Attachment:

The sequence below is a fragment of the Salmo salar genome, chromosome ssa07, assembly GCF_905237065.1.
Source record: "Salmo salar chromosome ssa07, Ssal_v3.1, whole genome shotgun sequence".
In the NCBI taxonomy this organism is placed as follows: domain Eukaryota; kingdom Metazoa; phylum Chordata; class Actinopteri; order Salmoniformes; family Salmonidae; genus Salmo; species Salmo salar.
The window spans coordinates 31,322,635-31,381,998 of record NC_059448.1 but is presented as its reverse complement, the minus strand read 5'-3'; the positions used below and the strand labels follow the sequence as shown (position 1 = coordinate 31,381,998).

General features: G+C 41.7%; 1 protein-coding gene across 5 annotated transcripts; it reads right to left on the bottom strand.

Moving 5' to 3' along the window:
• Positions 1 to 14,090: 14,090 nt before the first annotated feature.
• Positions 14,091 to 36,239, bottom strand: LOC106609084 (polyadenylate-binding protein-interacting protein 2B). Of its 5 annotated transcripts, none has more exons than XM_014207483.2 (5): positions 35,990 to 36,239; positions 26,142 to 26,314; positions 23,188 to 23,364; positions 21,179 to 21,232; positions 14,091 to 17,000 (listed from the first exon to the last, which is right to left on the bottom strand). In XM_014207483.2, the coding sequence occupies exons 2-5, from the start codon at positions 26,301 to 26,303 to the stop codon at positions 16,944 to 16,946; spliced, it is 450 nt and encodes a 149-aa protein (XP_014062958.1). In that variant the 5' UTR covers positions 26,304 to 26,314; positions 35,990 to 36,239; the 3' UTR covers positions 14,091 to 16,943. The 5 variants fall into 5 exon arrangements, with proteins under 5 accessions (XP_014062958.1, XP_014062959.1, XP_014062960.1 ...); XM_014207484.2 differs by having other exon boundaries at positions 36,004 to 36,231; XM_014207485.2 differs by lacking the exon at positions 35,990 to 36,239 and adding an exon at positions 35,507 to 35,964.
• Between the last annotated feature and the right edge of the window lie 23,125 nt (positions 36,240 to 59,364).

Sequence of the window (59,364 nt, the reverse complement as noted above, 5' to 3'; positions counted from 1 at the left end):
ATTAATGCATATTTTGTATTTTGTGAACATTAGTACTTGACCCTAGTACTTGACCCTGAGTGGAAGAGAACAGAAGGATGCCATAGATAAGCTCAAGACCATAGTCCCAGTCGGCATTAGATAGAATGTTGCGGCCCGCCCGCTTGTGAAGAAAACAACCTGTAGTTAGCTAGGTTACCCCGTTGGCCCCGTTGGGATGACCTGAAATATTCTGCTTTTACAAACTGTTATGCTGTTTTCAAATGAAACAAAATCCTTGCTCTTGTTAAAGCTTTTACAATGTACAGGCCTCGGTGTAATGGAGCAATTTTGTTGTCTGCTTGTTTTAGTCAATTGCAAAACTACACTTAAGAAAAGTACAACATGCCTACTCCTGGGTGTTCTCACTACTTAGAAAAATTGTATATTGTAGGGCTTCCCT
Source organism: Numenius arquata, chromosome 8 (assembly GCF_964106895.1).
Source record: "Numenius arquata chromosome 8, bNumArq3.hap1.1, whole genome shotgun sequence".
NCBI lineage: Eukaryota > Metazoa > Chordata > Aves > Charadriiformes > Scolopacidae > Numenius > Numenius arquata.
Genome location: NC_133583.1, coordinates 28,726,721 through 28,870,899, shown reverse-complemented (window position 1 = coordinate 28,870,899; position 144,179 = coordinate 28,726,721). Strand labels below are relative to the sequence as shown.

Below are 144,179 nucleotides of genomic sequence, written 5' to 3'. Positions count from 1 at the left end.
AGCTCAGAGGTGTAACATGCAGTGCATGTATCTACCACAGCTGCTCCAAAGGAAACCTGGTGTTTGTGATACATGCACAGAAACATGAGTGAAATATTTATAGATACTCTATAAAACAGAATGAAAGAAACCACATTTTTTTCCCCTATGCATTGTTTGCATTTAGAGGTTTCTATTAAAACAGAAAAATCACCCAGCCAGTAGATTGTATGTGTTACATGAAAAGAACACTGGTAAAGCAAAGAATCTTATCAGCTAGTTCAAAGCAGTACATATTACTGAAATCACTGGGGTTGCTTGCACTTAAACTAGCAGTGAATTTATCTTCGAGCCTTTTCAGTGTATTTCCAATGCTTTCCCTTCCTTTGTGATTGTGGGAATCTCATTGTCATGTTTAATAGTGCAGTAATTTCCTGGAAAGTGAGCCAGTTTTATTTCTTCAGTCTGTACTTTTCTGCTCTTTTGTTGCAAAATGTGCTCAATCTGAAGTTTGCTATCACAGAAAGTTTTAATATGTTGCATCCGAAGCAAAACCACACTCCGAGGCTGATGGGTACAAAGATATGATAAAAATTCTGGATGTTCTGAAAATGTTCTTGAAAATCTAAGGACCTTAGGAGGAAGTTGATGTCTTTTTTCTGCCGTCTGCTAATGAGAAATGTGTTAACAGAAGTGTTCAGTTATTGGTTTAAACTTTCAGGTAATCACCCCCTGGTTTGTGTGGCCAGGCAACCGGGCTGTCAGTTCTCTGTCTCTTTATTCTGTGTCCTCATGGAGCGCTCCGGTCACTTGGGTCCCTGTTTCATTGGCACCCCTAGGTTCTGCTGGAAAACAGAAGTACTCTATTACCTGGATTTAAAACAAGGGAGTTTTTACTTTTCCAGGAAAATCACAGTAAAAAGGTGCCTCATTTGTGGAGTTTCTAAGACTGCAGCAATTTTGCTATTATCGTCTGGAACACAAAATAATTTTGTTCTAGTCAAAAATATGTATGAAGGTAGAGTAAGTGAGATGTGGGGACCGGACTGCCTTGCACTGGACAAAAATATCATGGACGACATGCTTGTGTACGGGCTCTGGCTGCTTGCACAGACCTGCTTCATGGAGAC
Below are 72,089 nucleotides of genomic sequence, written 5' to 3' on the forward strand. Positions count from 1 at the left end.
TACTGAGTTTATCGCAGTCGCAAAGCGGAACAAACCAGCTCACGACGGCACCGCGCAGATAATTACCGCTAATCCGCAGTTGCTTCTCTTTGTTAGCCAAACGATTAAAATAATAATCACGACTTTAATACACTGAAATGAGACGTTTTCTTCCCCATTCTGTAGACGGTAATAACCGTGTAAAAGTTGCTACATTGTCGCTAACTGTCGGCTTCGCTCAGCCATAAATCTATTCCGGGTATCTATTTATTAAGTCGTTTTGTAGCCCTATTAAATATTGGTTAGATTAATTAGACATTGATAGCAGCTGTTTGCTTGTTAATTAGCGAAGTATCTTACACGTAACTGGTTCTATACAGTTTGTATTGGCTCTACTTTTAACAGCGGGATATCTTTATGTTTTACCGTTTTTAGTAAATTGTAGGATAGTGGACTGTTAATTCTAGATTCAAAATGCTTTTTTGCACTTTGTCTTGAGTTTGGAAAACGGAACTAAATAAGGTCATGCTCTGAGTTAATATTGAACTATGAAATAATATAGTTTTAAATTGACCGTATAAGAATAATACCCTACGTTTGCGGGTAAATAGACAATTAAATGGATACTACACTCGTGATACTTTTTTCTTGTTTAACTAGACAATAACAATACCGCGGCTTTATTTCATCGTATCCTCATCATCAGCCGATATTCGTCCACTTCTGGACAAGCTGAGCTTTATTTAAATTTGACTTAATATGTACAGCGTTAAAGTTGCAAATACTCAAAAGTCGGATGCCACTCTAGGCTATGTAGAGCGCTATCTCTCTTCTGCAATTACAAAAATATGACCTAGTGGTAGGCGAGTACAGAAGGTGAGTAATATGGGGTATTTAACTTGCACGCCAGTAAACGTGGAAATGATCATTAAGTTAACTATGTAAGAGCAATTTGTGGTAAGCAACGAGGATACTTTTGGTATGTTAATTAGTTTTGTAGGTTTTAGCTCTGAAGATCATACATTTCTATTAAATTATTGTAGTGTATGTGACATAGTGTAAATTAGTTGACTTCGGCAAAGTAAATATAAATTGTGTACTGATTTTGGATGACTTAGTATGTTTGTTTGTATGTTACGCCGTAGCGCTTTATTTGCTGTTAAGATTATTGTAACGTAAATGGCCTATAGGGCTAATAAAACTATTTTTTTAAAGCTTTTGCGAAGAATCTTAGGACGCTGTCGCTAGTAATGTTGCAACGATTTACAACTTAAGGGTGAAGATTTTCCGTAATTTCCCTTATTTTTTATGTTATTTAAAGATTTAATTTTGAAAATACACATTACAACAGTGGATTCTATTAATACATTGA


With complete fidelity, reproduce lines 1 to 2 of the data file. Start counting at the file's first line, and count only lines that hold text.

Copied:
The sequence below is a fragment of the Salmo salar genome, chromosome ssa07, assembly GCF_905237065.1.
Source record: "Salmo salar chromosome ssa07, Ssal_v3.1, whole genome shotgun sequence".